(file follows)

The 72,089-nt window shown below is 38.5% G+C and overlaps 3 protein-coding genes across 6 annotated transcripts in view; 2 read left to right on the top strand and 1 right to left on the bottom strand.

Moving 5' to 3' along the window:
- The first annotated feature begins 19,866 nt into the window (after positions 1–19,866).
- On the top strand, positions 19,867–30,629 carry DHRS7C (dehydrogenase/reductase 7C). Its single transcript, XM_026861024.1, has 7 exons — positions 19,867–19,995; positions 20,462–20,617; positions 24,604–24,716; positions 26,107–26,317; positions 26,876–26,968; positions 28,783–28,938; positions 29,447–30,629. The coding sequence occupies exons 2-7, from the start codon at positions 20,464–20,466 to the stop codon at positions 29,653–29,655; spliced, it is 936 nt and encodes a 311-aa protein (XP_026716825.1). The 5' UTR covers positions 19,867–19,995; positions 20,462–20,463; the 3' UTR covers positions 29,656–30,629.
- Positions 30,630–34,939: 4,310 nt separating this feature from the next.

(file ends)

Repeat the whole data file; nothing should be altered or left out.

The 72,089-nt window shown below is 38.5% G+C and overlaps 3 protein-coding genes across 6 annotated transcripts in view; 2 read left to right on the top strand and 1 right to left on the bottom strand.

Moving 5' to 3' along the window:
- The first annotated feature begins 19,866 nt into the window (after positions 1–19,866).
- On the top strand, positions 19,867–30,629 carry DHRS7C (dehydrogenase/reductase 7C). Its single transcript, XM_026861024.1, has 7 exons — positions 19,867–19,995; positions 20,462–20,617; positions 24,604–24,716; positions 26,107–26,317; positions 26,876–26,968; positions 28,783–28,938; positions 29,447–30,629. The coding sequence occupies exons 2-7, from the start codon at positions 20,464–20,466 to the stop codon at positions 29,653–29,655; spliced, it is 936 nt and encodes a 311-aa protein (XP_026716825.1). The 5' UTR covers positions 19,867–19,995; positions 20,462–20,463; the 3' UTR covers positions 29,656–30,629.
- Positions 30,630–34,939: 4,310 nt separating this feature from the next.